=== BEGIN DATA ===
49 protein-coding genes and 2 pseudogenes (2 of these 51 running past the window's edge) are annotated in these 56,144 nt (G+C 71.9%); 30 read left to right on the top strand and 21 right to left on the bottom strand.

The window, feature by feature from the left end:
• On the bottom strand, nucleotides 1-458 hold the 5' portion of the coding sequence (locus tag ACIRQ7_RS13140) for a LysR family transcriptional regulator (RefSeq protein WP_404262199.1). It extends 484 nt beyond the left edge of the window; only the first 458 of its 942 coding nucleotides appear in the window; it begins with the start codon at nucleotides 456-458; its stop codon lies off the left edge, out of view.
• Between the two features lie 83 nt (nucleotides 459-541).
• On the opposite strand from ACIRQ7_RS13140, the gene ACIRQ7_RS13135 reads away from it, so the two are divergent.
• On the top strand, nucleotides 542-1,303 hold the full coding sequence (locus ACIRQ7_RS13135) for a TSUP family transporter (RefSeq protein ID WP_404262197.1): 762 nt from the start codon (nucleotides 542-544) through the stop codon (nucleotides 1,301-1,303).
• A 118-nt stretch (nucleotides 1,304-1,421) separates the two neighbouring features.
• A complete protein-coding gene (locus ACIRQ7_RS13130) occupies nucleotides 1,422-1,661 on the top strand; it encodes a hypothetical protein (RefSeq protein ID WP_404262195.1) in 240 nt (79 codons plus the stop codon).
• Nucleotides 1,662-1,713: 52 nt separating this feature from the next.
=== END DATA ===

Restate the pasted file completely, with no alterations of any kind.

49 protein-coding genes and 2 pseudogenes (2 of these 51 running past the window's edge) are annotated in these 56,144 nt (G+C 71.9%); 30 read left to right on the top strand and 21 right to left on the bottom strand.

The window, feature by feature from the left end:
• On the bottom strand, nucleotides 1-458 hold the 5' portion of the coding sequence (locus tag ACIRQ7_RS13140) for a LysR family transcriptional regulator (RefSeq protein WP_404262199.1). It extends 484 nt beyond the left edge of the window; only the first 458 of its 942 coding nucleotides appear in the window; it begins with the start codon at nucleotides 456-458; its stop codon lies off the left edge, out of view.
• Between the two features lie 83 nt (nucleotides 459-541).
• On the opposite strand from ACIRQ7_RS13140, the gene ACIRQ7_RS13135 reads away from it, so the two are divergent.
• On the top strand, nucleotides 542-1,303 hold the full coding sequence (locus ACIRQ7_RS13135) for a TSUP family transporter (RefSeq protein ID WP_404262197.1): 762 nt from the start codon (nucleotides 542-544) through the stop codon (nucleotides 1,301-1,303).
• A 118-nt stretch (nucleotides 1,304-1,421) separates the two neighbouring features.
• A complete protein-coding gene (locus ACIRQ7_RS13130) occupies nucleotides 1,422-1,661 on the top strand; it encodes a hypothetical protein (RefSeq protein ID WP_404262195.1) in 240 nt (79 codons plus the stop codon).
• Nucleotides 1,662-1,713: 52 nt separating this feature from the next.